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habits. The father had used neither liquor nor tobacco in any form.
The mother could give no light on the matter, and we were obliged to
rest for the time being upon the conviction which fastened itself upon
us that the cases before us were most marked illustrations of the
results of self-abuse begun at a very early age. The mother thought
it impossible that our suspicions could be correct, saying that she
had watched her sons with jealous care from earliest infancy and had
seen no indications of any error of the sort. But we had not long to
wait for confirmation of our view of the case, as they were soon caught
in the act, to which it was found that they were greatly addicted, and
the mystery was wholly solved.
Every possible remedy was used to check the terrible disease which was
preying upon the unfortunate boys, but in vain. At times the symptoms
would be somewhat mitigated, and the most sanguine hopes of the fond,
watching mother would be excited, but in vain. The improvement always
proved to be but temporary, and the poor sufferers would speedily
relapse into the same dreadful condition again, and gradually grew
worse. At last, the poor mother was obliged to give up all hope, in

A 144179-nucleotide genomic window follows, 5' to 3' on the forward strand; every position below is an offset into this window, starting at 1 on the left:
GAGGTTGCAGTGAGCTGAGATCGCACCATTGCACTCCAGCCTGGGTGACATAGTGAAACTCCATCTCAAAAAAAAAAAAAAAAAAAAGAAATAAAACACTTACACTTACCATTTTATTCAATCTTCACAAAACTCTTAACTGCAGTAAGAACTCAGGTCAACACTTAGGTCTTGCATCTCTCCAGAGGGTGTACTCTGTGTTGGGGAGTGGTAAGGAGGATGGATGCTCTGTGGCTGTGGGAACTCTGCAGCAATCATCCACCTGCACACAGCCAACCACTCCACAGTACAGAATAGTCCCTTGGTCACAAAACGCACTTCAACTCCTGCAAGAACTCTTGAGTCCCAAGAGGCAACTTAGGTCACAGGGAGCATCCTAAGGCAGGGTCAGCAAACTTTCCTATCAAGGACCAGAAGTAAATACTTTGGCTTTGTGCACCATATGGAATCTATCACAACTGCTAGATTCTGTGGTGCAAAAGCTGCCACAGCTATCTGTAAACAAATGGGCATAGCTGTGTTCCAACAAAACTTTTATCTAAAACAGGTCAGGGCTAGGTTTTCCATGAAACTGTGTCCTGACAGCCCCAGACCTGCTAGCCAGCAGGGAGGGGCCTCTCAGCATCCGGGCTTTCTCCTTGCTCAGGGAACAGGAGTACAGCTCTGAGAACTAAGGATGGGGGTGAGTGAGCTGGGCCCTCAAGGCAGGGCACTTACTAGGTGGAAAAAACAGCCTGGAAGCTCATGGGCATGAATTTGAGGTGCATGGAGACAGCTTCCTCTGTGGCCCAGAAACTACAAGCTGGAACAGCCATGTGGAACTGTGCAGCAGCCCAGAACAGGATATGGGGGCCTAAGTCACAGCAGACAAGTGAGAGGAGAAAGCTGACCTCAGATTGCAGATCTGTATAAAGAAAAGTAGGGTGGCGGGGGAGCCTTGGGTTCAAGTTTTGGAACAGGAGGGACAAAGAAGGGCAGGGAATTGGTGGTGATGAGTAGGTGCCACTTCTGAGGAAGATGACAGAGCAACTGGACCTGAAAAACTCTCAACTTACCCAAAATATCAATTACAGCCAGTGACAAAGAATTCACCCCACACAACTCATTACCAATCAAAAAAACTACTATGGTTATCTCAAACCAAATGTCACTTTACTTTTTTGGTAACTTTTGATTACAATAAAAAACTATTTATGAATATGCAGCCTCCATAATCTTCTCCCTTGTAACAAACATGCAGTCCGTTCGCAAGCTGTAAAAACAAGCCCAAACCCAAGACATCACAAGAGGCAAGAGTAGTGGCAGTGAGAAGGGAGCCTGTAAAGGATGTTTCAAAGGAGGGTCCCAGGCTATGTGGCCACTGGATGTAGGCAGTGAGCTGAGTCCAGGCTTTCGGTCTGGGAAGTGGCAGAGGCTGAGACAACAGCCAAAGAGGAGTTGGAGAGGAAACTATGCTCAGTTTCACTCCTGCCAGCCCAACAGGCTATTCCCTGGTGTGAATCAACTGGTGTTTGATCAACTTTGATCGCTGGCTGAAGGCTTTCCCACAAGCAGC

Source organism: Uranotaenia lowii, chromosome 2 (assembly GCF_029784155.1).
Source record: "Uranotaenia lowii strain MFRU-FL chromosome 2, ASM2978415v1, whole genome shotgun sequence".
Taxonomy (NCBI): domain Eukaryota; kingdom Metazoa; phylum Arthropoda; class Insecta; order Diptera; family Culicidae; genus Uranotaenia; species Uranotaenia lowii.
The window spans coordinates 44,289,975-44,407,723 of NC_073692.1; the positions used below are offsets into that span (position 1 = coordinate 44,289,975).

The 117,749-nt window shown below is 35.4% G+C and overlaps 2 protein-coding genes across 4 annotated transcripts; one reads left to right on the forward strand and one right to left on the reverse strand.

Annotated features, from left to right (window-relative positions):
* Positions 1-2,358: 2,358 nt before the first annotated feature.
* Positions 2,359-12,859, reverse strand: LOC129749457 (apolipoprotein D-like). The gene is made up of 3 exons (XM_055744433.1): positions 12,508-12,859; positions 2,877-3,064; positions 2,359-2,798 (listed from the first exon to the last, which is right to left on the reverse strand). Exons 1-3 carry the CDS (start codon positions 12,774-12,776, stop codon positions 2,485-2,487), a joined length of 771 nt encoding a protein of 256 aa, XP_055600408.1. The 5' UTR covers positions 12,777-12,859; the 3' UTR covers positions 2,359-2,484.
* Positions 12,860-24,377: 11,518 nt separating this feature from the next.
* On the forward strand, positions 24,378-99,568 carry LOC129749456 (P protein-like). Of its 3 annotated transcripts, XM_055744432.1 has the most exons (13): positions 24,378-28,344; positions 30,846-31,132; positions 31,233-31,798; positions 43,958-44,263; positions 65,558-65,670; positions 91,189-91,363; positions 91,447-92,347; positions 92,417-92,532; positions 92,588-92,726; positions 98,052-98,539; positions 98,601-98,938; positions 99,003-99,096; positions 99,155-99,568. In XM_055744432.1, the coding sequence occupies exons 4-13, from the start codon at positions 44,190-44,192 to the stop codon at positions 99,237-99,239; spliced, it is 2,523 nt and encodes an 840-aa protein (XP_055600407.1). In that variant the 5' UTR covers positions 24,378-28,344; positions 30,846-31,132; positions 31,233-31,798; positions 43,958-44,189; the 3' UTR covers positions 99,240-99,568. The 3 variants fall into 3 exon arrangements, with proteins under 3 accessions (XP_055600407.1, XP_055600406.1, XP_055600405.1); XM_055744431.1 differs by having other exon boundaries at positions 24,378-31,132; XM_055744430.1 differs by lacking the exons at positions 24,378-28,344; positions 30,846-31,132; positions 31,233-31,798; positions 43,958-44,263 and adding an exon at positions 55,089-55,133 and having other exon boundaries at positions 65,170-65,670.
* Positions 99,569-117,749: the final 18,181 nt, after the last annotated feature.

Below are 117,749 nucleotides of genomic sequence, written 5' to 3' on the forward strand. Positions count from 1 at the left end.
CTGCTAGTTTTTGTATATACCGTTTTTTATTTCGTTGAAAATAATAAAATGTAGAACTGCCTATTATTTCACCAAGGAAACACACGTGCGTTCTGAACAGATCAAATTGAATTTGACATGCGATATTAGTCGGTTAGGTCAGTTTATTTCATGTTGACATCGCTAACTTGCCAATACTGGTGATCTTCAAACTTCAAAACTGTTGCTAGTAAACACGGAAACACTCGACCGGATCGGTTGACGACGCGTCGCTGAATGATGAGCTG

utter despair watching the daily advances of the awful malady which
inch by inch destroyed the life, the humanity, the very mind and soul
of her once promising sons. Sadly she took them back to her Western
home, there to see them suffer, perhaps for years before death should
kindly release them, the terrible penalty of sin committed almost
before they had arrived at years of responsibility.
How these mere infants learned the vice we were never able to determine.
We have no doubt that opportunities sufficient were presented them,
as the parents seemed to have very little appreciation of danger from
this source. Had greater vigilance been exercised, we doubt not that
the discovery of the vice at the beginning would have resulted in the
salvation of these two beautiful boys, who were sacrificed upon the
altar of concupiscence. Two or three years after we first saw the cases,
we heard from them, and though still alive, their condition was almost
too horrible for description. Three or four similar cases have come
to our knowledge.
Boys, are you guilty? Think of the fearful fate of these boys, once
as joyous and healthy as you. When you are tempted to sin, think of
the fearful picture of the effects of sin which they present. Have you
ever once dared to commit this awful sin? Stop, never dare to do the
thing again. Take a solemn vow before God to be pure. Your fate may
be as sad, your punishment as terrible. No one can tell what the results
may be. Absolute purity is the only safe course.
A Prodigal Youth.--A. M., son of a gentleman of wealth in Ohio, early
acquired the evil practice which has ruined so many bright lads. He
was naturally an intelligent and prepossessing lad, and his father gave
him as good an education as he could be induced to acquire, affording
him most excellent opportunities for study and improvement. But the
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